Nestle closes Newcastle-upon-Tyne Factory

Nestle closes Newcastle-upon-Tyne Factory

The announcement of the closure of Nestlé’s 63-year-old factory in Fawdon, near Newcastle upon Tyne, will see up to 600 redundancies – despite the fact that the company has celebrated three successive years of strong profits. Questions will be asked about how this ties into the impact of the pandemic and Brexit, and whether this is a sign of things to come in the industry.

Nestlé says it wants to concentrate on its biggest brands, with the modernisation of its York and Halifax sites allowing it to produce 500,000 more Kit Kat products a day, according to a report by The Grocer.

It appears there are no immediate plans to rationalise the range and cut other, less successful lines, the future of many of the 200 products currently produced at the factory is uncertain.

The Fawdon factory produces many of what Nestlé calls its “smaller, low-growth brands”, such as Rolo, Munchies and Fruit Pastilles. Production will now be split between Halifax and other European sites. These popular lines will continue, the closure of Fawdon could signal the prioritisation of fewer, but bigger, brands by the corporate giant.

Nestlé’s three fastest-growing brands in 2020 were Aero, Kit Kat and Smarties. They shot up £22.8m, £14.1m and £7.6m respectively [NielsenIQ, 52 w/e 26 December 2020].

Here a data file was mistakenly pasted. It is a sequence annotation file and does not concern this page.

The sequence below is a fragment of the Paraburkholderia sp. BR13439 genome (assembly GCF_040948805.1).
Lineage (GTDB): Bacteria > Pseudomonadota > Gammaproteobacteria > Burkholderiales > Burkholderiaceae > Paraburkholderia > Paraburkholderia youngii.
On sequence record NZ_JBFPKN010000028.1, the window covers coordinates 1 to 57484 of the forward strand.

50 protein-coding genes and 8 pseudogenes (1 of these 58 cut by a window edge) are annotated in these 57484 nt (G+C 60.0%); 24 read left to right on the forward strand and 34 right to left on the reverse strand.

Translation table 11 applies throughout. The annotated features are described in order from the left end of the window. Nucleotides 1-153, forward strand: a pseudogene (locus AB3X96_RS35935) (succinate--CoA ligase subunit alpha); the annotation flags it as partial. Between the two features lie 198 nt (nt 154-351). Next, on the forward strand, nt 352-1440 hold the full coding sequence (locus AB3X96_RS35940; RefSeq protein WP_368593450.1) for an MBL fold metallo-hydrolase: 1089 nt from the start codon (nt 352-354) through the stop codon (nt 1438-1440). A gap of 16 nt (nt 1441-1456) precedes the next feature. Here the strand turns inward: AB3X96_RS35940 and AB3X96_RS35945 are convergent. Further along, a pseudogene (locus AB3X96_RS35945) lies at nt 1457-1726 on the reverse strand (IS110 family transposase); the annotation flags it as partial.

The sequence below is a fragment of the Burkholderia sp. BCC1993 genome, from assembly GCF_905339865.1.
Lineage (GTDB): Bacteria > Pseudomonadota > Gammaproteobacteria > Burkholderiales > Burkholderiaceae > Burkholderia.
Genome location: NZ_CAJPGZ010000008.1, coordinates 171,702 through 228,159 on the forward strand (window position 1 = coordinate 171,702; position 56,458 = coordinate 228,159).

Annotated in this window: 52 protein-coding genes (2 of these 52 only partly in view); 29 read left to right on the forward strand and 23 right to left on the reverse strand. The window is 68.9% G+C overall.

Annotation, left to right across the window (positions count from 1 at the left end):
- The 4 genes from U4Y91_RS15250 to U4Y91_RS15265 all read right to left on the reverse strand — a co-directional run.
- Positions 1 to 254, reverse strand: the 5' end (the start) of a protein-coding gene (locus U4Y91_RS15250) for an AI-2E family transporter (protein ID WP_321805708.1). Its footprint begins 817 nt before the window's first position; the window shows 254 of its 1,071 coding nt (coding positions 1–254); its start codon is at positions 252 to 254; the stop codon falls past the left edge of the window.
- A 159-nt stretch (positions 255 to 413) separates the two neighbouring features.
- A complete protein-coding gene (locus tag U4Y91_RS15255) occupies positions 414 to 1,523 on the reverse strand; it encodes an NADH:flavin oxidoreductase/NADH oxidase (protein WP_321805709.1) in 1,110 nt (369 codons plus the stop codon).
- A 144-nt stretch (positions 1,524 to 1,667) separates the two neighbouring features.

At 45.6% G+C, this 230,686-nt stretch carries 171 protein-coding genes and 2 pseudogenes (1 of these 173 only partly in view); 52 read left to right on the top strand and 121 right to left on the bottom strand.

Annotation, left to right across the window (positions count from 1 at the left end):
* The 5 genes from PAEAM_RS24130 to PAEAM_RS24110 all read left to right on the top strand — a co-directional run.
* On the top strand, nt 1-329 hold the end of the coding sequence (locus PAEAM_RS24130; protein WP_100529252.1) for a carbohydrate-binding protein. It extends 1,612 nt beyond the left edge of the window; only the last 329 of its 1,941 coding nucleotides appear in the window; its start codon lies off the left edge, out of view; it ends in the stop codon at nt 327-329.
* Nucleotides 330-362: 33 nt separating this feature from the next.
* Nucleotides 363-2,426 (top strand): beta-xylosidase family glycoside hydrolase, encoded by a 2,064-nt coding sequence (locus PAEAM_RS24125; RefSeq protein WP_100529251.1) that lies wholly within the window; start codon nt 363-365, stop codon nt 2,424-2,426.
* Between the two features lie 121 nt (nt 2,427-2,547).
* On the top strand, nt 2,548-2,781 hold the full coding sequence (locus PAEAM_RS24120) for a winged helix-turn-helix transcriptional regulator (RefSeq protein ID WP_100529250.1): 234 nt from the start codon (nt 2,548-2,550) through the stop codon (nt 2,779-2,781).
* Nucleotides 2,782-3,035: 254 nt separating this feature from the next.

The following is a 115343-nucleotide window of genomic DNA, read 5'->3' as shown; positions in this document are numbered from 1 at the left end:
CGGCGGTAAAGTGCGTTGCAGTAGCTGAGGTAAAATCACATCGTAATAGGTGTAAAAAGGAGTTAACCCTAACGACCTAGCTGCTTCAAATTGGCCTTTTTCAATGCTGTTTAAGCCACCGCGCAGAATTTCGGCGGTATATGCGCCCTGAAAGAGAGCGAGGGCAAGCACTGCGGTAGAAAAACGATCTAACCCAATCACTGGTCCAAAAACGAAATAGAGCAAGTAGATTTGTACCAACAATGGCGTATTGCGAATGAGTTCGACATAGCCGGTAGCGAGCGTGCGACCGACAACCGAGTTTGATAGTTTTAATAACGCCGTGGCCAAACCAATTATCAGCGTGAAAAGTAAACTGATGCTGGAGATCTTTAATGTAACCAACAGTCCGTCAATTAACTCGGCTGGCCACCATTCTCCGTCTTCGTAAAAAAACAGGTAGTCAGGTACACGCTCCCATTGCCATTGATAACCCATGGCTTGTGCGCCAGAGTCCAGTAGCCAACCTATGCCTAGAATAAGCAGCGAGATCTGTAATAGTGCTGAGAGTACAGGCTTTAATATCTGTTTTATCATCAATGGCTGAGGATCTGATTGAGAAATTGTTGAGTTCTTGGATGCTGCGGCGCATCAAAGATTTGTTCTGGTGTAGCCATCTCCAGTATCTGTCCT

Other smaller brands like Lion, Quality Street, Yorkie and Dairy Box saw a slump in sales. Nestlé has concentrated innovation efforts on the big-hitters. In the past year, the vegan Kit-Kat has been launched – KitKat V. A dark chocolate version of Aero also appeals to the vegan market, as Nestle explores new customer trends.

Many of these big brand names are part of the public consciousness –  Rolos, Munchies, Fruit Pastilles, Fruit Gums and Matchmakers are all much loved brands, although they are not as high-profile as the Kit Kat.

While the 600 UK jobs under threat, many will also be hoping Nestlé doesn’t focus on big brands to the detriment of its smaller lines. Meanwhile in Ireland, Nestle appears to be continuing to flourish, with no indication of any change (at the time of writing).